More hawfinches than usual were seen in Britain last winter (2005-2006) and some of these may have been continental visitors. There were reports from several places in Worcestershire with, for example, a small flock resident near Croome for several weeks, feeding on fallen yew berries alongside greenfinches. Although parts of yew berries are poisonous both these finches can extract the harmless kernel. A single bird was found in Grafton Wood Reserve by volunteer manager John Tilt and he later saw it (or another) feeding on field maple seeds in the top of a nearby hedge.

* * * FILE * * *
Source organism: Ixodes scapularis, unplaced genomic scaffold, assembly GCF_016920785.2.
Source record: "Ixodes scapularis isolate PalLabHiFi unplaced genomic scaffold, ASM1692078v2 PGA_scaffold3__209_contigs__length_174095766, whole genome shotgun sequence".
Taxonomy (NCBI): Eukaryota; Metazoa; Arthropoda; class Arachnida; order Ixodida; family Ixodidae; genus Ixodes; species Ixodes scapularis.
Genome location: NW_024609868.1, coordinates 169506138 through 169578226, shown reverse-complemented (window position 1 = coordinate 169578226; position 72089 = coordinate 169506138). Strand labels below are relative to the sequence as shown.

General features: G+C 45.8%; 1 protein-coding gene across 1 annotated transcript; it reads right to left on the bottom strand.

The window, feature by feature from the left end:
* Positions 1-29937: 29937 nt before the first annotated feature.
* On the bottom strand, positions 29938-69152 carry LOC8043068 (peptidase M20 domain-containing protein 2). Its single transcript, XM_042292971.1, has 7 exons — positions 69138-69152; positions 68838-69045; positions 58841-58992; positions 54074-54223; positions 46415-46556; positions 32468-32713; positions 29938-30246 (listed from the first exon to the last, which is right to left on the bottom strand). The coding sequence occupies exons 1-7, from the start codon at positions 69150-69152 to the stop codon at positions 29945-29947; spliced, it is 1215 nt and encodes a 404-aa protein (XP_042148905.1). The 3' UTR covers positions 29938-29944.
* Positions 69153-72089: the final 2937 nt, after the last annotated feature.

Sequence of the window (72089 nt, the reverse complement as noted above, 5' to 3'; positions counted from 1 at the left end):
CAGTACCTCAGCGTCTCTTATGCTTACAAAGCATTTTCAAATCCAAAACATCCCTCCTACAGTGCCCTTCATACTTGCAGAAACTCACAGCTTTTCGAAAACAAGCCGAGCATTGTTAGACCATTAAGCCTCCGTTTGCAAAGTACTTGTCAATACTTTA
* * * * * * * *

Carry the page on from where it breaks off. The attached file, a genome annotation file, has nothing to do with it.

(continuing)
The photographs with John Robinson’s article show the massive bill, the short tail and the extraordinary hooked tips of the inner primary wing feathers. The latter are though to be used in courtship displays when perched birds spread their wings towards their partner.